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Dreaming the American Dream In Fujian

June 23, 1993

GUANTOU, China (AP) _ Sitting on a wooded hill overlooking their small fishing town, Lin Shou and Dong Yuanzheng stared at the sea, sharing a cigarette and a dream.

″I really want to go America,″ said 21-year-old Lin, wearing a T-shirt emblazoned with the American eagle and ″American Legend″ across the chest.

″I really wanted to go when I was a kid, but I haven’t got any money,″ replied 30-year-old Dong. ″I’ll still be here when my hair has turned white,″ he said, casting coffee-colored eyes to where Guantou hugs the Min River in southeast China’s Fujian province.

Many of their neighbors have already gone. U.S. immigration officials say thousands of Fujianese, many from Guantou and small towns like it around the provincial capital Fuzhou, have slipped into the United States in recent years.

Chinese call it ″toudu,″ sneaking in. Guantou people say nearly every family has at least one relative abroad. Once established, they often arrange for more family members to follow.

The impact of emigration is striking. Guantou’s dark, incense-scented alleys echo with the cries of fresh-cheeked children and the slow shuffles of old men. Men in their twenties are much rarer.

″Nearly everyone in the generation above me has gone,″ said 19-year-old Wu Jianfen, who proudly wears around his neck a jade pendant sent by a cousin in the United States.

The Communist government’s embarrassment is evident in the banner stretched across Guantou’s muddy main street. It exhorts townspeople to ″RESOLUTELY STAMP OUT SMUGGLING AND ILLEGAL IMMIGRATION.″

Guantou residents told a recent visitor that a local ″snakehead″ - an immigrant-trafficker - had just been jailed for four years.

In a temple converted into a rest hall for old people, wrinkled men puffed the local cigarettes and slurped tea from huge enamel mugs. Outside, Wu and his friends smoked Marlboros, eyed girls and talked about America. They called it ″meiguo,″ the beautiful country.

″There is nothing for young people like me to do here. That is why we go overseas to earn money,″ he said.

Residents say fishing, Guantou’s traditional industry, is no longer profitable because fish stocks have been depleted. Many fishermen have sold their boats and subsist on farming, shopkeeping, construction and odd-jobbing.

Dong makes about $5 ″on a good day″ driving goods and people around town on a converted motorcycle. That’s not bad, compared with the $12 a month the average peasant earns.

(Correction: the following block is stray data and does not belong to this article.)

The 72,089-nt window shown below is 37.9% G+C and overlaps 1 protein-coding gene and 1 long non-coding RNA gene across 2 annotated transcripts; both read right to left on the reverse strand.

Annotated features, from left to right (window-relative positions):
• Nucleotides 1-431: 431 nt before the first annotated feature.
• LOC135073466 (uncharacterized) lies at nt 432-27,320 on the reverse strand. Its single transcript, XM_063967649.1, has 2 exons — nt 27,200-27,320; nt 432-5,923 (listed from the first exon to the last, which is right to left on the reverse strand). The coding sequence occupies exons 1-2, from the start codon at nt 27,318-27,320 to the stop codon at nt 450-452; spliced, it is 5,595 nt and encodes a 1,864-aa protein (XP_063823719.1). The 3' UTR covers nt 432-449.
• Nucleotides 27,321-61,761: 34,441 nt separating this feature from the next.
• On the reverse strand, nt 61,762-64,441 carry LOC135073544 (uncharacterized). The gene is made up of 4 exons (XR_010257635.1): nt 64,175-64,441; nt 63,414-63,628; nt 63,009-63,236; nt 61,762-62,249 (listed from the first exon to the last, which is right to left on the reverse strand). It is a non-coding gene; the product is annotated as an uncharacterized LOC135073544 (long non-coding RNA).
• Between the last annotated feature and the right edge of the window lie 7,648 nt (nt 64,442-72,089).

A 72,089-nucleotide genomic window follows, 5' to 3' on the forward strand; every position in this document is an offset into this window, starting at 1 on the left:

Linked by a potholed road to Fuzhou, the town of 10,000 has also missed out on Taiwanese and other foreign investment flooding into the province. Smokestacks can be seen farther up the Min River valley, but Guantou has none.

So Guantou is fertile territory for ″snakeheads″ who, according to residents, charge $30,000 to smuggle people to America.

Townspeople say many emigrants borrow the fare from friends or loan sharks. Others, like Lin’s cousin, work in what U.S. officials have likened to indentured servitude to pay back their debts once they reach the United States.

″He sent a letter saying he is barely earning enough for himself or to pay back what he borrowed,″ Lin said of his cousin.

But even knowing they face a hard time in the United States, or heavy fines if they get sent back, Guantou’s young are lured by the wealth they see among families with relatives abroad.

Cheng Minzhong, who entered America legally and therefore was able to come back for a visit, said Guantou has grown visibly richer during his three-year absence.

Cheng’s brother got him a job in a Chinese restaurant in New York City, where he earns $30 a day. Cheng now calls himself Andy, speaks broken English and sports a large gold earring.

On the hill, Lin and Dong pointed out the large concrete houses owned by families with relatives abroad who send money home. The buildings contrast with Guantou’s traditional cramped wooden homes.

″If I go to America, I will come back and built a house bigger and better than that one,″ he said, pointing to a three-story house he said was built by a family with a son in Japan. ″I would be a great man.″

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